And while they’re not expecting super-Stonic sales, as this is a rapidly growing and well contested sector of the market, they expect to sell up to 15,000 here in the UK.
Given the way people have been queueing for the bigger Sportage at dealerships, that could turn out to be an under-estimation.
With B-SUV sales expected to double to around 2.2 million a year in Europe in the next couple of years, you’d be mad not to be in the hunt with a suitable offering for customers. The Koreans are not mad, with one possible exception, and they have just such a car to entice buyers.
One dealer staged a Gin and Stonic evening for customers – never drink and drive, obviously, but a ‘refreshing’ way to introduce the new car.
So, a pumped up Rio, which is a decent enough all round car in its own right.
The 1.0 petrol boasts just three cylinders but very responsive, if not quite reaching the claimed economy figures in real time use but not too far off.
First Edition trim comes with a really good sat nav, very clear with better graphics than you find in a lot of cars these days, as well as plenty of other kit like a reversing camera and heated seats.
Also sampled the grade ‘2’ 1.6 diesel. There’s no sat nav and a downgrading of equipment to meet its entry level price of £16,295 with its 1.4 98bhp engine, the range topper being the First Edition 1.6 CRDi 108bhp at £20,495.
There’s plenty of low down torque with the 1.6 diesel, as indeed there is with the little three pot one litre unit.
As with the recently launched new Picanto, there’s no such thing as poverty spec, so don’t feel you’re doing yourself down by opting for the 2 grade variant.
Kia don’t do lengthy options lists so what you see is pretty well what you get, but the choice is there in the various spec levels.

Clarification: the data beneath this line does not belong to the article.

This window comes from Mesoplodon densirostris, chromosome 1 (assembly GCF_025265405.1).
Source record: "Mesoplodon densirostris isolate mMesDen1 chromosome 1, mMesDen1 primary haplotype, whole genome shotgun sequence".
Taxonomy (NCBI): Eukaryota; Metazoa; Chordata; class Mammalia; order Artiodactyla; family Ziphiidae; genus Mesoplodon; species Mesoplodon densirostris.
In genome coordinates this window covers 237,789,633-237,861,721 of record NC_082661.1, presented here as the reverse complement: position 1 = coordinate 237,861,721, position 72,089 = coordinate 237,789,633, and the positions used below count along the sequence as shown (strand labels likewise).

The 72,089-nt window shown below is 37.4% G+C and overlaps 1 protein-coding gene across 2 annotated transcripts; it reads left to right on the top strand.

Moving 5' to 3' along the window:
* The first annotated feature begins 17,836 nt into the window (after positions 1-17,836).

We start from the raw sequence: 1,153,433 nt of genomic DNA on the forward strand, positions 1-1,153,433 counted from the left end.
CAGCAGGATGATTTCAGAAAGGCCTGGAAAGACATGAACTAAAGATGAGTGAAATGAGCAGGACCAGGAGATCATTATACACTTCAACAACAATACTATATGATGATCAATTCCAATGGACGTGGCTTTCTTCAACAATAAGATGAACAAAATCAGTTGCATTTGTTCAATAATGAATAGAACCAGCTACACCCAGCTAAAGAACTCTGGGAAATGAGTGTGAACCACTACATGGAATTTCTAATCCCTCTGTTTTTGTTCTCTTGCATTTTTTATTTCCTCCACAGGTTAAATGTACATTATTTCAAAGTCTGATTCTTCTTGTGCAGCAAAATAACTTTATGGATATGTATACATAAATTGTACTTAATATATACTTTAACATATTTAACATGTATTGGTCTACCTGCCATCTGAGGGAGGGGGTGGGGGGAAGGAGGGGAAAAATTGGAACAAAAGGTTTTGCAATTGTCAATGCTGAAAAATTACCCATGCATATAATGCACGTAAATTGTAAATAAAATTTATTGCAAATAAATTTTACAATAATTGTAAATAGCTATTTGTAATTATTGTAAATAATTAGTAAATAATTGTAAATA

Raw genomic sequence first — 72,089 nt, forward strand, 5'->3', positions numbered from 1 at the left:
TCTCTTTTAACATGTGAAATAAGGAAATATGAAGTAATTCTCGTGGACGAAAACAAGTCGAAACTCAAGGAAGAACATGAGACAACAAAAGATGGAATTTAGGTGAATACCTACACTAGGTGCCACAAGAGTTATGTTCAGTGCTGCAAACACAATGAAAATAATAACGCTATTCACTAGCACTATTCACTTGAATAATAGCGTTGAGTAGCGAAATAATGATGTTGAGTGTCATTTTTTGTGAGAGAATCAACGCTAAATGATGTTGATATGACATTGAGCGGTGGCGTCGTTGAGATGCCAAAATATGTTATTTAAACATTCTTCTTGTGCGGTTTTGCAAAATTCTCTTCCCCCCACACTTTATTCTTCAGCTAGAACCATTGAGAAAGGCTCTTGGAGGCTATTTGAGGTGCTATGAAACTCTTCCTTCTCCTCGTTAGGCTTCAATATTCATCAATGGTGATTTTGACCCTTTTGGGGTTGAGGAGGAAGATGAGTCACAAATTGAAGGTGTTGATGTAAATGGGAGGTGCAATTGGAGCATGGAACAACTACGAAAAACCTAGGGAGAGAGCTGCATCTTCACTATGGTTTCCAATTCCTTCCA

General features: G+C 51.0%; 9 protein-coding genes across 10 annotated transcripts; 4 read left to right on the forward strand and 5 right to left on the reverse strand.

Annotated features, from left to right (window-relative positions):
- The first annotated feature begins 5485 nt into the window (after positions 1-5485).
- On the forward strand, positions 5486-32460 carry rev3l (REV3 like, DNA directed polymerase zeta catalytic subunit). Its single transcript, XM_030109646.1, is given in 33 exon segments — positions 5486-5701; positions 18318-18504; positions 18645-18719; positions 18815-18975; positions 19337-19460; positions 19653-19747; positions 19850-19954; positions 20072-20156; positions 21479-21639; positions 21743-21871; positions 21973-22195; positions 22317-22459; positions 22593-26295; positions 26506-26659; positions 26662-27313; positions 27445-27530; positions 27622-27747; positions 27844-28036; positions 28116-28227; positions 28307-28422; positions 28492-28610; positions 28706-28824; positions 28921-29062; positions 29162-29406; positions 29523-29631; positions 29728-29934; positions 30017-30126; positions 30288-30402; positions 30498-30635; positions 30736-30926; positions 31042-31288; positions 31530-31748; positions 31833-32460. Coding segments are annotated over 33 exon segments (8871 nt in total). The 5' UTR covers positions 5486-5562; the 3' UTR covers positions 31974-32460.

There’s excellent legroom, but pushing the seat all the way back means there’s not a lot behind.
Few cars can adequately cope with the standard of road surfaces in the UK these days, and this has been designed in Europe where roads are much better. But it makes a fair fist of coping with the varying conditions, pitter pattering across the surface. There’s a little bit of a firm feel to it but that’s no bad thing in a car with a slightly raised profile. Body control is therefore quite good.
Both engines sampled on the UK launch (1.0 petrol, 1.6 diesel) had a lot of pull, ideal when you need to put your foot down to get past Mr and Mrs Bimbler in their ageing Honda Civic.
There are plenty connection points for your gadgets (12v, Aux and USB in the centre console).
Good clear instrumentation is dead ahead with two main dials and the rest of the info you need located between the two. It’s a set up you’ll find in all Kias and it works well for you.
The gearbox has a nice click to it and all the controls have a lightness of touch that makes for easy piloting.
FOR: tidy looks, seven year warranty
AGAINST: one of many of its ilk
FASTFACTS: Kia Stonic First Edition 1.0 T-GDi; £19,695; 998cc three cylinder 12 valve turbo, 118bhp, 171Nm; top speed 115mph, 0-60mph 9.9secs; fuel – urban 47.1, extra urban 62.8, combined 56.5; CO2 115g/km; will it fit the garage? 4140/1760/1520 (l/w/h); Kia seven year warranty.